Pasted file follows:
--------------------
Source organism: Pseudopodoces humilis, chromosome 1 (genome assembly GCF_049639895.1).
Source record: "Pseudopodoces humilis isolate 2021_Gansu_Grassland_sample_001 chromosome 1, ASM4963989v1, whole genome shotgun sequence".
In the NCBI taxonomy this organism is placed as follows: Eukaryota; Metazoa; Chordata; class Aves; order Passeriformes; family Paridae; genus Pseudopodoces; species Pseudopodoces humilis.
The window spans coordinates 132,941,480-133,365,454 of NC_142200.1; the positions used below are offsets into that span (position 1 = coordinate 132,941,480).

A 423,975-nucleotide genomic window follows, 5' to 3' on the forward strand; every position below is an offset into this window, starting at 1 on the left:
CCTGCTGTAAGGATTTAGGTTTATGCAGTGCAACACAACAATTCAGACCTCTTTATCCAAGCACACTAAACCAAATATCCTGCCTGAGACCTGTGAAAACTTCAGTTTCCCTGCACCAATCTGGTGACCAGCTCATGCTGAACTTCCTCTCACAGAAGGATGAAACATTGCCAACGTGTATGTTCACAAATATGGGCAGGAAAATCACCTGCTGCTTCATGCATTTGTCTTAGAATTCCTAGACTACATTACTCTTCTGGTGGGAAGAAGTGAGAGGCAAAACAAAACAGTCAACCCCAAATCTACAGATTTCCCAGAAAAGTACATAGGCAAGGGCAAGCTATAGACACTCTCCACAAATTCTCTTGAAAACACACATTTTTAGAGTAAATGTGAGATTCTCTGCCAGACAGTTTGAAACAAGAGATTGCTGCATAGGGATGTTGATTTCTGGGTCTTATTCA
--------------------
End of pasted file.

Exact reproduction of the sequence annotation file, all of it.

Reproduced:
Source organism: Pseudopodoces humilis, chromosome 1 (genome assembly GCF_049639895.1).
Source record: "Pseudopodoces humilis isolate 2021_Gansu_Grassland_sample_001 chromosome 1, ASM4963989v1, whole genome shotgun sequence".
In the NCBI taxonomy this organism is placed as follows: Eukaryota; Metazoa; Chordata; class Aves; order Passeriformes; family Paridae; genus Pseudopodoces; species Pseudopodoces humilis.
The window spans coordinates 132,941,480-133,365,454 of NC_142200.1; the positions used below are offsets into that span (position 1 = coordinate 132,941,480).

A 423,975-nucleotide genomic window follows, 5' to 3' on the forward strand; every position below is an offset into this window, starting at 1 on the left:
CCTGCTGTAAGGATTTAGGTTTATGCAGTGCAACACAACAATTCAGACCTCTTTATCCAAGCACACTAAACCAAATATCCTGCCTGAGACCTGTGAAAACTTCAGTTTCCCTGCACCAATCTGGTGACCAGCTCATGCTGAACTTCCTCTCACAGAAGGATGAAACATTGCCAACGTGTATGTTCACAAATATGGGCAGGAAAATCACCTGCTGCTTCATGCATTTGTCTTAGAATTCCTAGACTACATTACTCTTCTGGTGGGAAGAAGTGAGAGGCAAAACAAAACAGTCAACCCCAAATCTACAGATTTCCCAGAAAAGTACATAGGCAAGGGCAAGCTATAGACACTCTCCACAAATTCTCTTGAAAACACACATTTTTAGAGTAAATGTGAGATTCTCTGCCAGACAGTTTGAAACAAGAGATTGCTGCATAGGGATGTTGATTTCTGGGTCTTATTCA